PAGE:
The Thrift Savings Plan—the federal government's version of a 401(k) plan—has almost 5 million participants. Nearly 90% of civilians who are covered by the Federal Employees Retirement System (FERS) participate in the TSP. Federal government workers can contribute up to $18,000 to their plans in 2017 ($24,000 if they're 50 or older). Contributions to a traditional TSP are deducted from their paychecks before taxes and grow tax-deferred.
The TSP was designed to supplement a small government pension and Social Security. The government offers a calculator you can use to figure out how much to save, based on expected payments from your pension and Social Security, at www.tsp.gov/PlanningTools/Calculators.
Federal employees covered by FERS automatically receive a contribution of 1% of their pay, whether or not they contribute any of their own money. But if you stop there, you'll leave a lot of money on the table. The government matches contributions dollar for dollar on up to 3% of basic pay, and 50 cents on the dollar for the next 2%. You can continue to contribute up to the maximum, but the government matches only 5% of your pay.
The TSP offers the lowest investment fees you'll find anywhere: 0.029% a year. Its portfolio is made up of five index funds that invest in large companies, small companies, international firms, fixed-income investments and government securities. You can choose your own investment mix or invest in one of the lifecycle funds, which have diversified portfolios of index funds that gradually grow more conservative as you approach retirement.
As is the case with most large 401(k) plans, you can borrow half of your balance, up to $50,000. The TSP offers two types of loans: a general-purpose loan, which must be paid back in five years, and a residential loan, which must be used to buy or build a primary home and has a repayment plan of up to 15 years.
In 2012, the government added a Roth option to the TSP. As is the case with a Roth 401(k), contributions are after-tax but withdrawals are tax- and penalty-free as long as you've had the account for at least five years and are at least 59½ or older when you take the money out.
You can roll money from traditional IRAs and other employer-provided retirement plans into your plan, even after you've left your government job. Didi Dorsett of Alexandria, Va., who retired from the Navy in 2007, rolled her TSP into an IRA at the suggestion of a financial adviser and now regrets closing the account. Even leaving a small balance in the TSP would have given her the option of rolling other tax-deferred accounts into the plan, says Dorsett, who is training to become a certified financial planner (CFP). "The expense ratios are unbeatable, and they offer an incredibly sound selection of investments."
Members of the uniformed services don't currently receive a match, and their participation rate is much lower—about 45% as of August 2016. That's unfortunate, says Audry Batiste, who became a CFP after retiring from the Air Force. Batiste served for 20 years, which makes him eligible for a pension, but many members of the military don't stay in the service that long. Contributing to a TSP, he says, "is giving yourself some predictability and additional options" for retirement income. Batiste contributed to his TSP when he was in the service and still has money in the account. He opted against rolling it over to an IRA because he wanted to continue to take advantage of the plan's low fees.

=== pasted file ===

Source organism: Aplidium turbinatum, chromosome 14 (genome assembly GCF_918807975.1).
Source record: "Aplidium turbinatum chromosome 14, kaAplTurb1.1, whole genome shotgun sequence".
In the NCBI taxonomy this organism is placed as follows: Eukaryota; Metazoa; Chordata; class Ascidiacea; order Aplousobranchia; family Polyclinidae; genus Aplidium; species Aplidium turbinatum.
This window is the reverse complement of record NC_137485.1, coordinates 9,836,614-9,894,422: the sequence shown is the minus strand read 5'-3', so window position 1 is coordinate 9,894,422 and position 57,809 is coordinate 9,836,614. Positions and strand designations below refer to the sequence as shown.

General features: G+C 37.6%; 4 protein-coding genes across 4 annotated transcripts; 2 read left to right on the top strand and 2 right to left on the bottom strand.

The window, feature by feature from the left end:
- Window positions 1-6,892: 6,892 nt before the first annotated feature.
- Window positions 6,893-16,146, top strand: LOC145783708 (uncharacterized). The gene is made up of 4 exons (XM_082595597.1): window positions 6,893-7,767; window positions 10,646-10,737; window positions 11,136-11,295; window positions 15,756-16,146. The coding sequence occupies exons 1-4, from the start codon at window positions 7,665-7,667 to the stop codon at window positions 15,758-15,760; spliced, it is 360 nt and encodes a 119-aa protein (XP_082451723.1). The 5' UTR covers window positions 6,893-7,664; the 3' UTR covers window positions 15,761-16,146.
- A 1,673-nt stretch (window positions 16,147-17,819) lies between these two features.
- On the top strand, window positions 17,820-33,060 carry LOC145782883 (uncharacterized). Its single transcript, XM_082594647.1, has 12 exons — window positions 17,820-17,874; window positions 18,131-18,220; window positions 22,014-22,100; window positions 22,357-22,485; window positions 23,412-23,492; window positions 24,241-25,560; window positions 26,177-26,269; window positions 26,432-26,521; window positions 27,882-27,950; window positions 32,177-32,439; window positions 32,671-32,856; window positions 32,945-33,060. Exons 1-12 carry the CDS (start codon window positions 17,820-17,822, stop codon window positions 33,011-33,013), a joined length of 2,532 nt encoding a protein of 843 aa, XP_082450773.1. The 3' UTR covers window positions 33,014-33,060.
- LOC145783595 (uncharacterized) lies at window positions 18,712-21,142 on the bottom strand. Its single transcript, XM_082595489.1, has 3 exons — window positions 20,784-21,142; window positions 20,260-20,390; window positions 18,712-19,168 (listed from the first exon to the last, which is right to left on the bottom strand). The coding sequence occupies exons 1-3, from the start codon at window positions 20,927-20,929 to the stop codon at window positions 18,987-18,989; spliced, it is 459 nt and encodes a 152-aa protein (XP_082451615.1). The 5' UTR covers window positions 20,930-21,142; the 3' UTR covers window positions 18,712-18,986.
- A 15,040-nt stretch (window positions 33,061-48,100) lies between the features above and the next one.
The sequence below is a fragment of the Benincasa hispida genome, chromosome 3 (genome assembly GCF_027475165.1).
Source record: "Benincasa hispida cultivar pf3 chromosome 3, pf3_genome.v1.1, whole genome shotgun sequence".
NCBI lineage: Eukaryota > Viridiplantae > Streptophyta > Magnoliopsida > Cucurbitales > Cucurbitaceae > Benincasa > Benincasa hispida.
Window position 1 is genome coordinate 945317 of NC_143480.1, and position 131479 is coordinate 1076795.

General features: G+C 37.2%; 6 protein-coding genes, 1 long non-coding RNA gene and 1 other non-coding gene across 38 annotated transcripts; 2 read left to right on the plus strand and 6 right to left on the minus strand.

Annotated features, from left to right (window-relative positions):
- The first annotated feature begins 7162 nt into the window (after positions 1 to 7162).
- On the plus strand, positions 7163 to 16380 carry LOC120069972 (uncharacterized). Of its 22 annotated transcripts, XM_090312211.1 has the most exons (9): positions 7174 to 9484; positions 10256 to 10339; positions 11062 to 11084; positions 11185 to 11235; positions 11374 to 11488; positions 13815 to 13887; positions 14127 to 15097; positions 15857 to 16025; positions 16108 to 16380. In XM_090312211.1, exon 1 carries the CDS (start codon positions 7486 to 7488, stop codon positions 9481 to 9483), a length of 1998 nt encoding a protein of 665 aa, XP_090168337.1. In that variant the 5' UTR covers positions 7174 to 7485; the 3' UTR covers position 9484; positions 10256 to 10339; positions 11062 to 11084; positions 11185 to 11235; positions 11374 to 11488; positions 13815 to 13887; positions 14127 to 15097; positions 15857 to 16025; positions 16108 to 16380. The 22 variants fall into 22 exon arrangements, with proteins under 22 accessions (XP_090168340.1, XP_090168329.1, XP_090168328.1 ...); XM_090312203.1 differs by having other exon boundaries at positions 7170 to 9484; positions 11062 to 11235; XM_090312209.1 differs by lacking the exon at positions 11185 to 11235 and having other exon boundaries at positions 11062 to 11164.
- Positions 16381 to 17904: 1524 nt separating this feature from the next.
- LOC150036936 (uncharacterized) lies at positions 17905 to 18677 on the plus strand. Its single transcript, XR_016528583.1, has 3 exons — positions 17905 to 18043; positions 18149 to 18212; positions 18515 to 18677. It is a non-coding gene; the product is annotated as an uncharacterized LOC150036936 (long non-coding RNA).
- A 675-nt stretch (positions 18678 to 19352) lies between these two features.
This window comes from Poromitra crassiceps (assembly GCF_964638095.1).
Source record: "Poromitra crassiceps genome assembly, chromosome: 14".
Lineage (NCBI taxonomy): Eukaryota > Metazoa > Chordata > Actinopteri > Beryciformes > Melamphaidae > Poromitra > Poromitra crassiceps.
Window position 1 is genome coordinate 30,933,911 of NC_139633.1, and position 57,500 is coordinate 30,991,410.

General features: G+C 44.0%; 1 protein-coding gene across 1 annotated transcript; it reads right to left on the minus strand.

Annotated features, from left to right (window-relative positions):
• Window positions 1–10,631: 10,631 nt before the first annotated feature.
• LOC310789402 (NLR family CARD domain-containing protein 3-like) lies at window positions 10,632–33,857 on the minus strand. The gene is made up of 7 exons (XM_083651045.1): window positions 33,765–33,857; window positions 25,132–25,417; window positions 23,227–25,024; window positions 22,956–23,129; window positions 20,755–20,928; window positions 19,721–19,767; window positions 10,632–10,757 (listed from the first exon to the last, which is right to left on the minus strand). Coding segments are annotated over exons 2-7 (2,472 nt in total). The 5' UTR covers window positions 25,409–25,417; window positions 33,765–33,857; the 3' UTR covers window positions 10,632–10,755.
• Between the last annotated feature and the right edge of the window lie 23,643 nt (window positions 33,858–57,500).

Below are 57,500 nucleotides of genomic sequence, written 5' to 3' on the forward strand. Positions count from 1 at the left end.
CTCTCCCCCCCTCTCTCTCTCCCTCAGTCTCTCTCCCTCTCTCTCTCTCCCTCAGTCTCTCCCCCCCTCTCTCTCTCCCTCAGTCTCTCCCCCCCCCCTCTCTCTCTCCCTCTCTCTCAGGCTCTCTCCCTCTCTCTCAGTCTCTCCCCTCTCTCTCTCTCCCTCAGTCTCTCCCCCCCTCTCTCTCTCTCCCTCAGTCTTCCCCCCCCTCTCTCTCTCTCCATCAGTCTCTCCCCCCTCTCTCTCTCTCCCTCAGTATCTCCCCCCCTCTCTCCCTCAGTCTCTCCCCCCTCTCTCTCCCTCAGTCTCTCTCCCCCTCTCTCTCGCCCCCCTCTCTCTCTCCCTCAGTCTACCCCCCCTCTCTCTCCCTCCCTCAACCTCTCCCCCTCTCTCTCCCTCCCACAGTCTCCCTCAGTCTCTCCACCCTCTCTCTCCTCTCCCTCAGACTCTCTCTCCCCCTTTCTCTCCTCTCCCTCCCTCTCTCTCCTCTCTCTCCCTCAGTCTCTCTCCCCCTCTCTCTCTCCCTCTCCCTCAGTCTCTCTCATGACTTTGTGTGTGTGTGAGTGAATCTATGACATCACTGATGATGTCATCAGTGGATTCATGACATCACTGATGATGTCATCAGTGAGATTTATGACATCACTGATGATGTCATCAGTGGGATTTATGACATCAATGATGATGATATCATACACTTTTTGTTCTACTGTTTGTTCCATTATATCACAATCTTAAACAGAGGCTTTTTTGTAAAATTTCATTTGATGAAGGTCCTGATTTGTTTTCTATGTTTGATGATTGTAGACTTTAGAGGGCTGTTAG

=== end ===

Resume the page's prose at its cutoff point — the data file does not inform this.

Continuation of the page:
The main downside to the TSP is that its withdrawal options are not as flexible as those for IRAs and many large 401(k) plans. Participants are allowed only one partial withdrawal, in which they can take out as much as they want. After that, the only option is a full withdrawal using one or a combination of the following: a lump sum for the entire amount, an annuity, or a series of monthly payments that will be paid until the account is depleted. If you opt for monthly payments, you can change the amount of the payments only once a year.
Lynn Alsup, 66, of Lee's Summit, Mo., uses the monthly payment option to supplement his other retirement income. Alsup, an electrical engineer, started contributing to the TSP as soon as he was hired by the federal government in 1992. Alsup says his regular contributions to the TSP, combined with savings from a former employer's 401(k) plan, allowed him to retire at age 57. Despite the withdrawal limitations, he says the TSP's expenses are so low "that it doesn't make any sense to do anything else with it." If you want more flexibility to take distributions after you retire, you'll probably need to roll at least some of your savings into an IRA. The agency's board has proposed more-liberal withdrawal rules, but any changes will require an act of Congress.
Thrift Savings Plan: More perks for the military
Members of the uniformed services who invest in the Thrift Savings Plan don't currently receive a match for contributions. But starting in 2018, new members of the military will receive the same match that civilian employees receive, says Kim Weaver, a spokesperson for the TSP. Existing members of the military with 12 years or less of service will have the option of receiving matching contributions in exchange for a reduction in their pension.
However, some servicemen and servicewomen get a deal not available to any other federal employee: Income earned when serving in a designated combat zone is excluded from federal tax. If they invest that money in the Roth TSP option, withdrawals won't be taxed, either—so they'll never pay taxes on contributions or earnings. "It's a great deal that a lot of deployed service members don't know about," says Russell Robertson, a retired Army colonel and certified financial planner in Springfield, Va.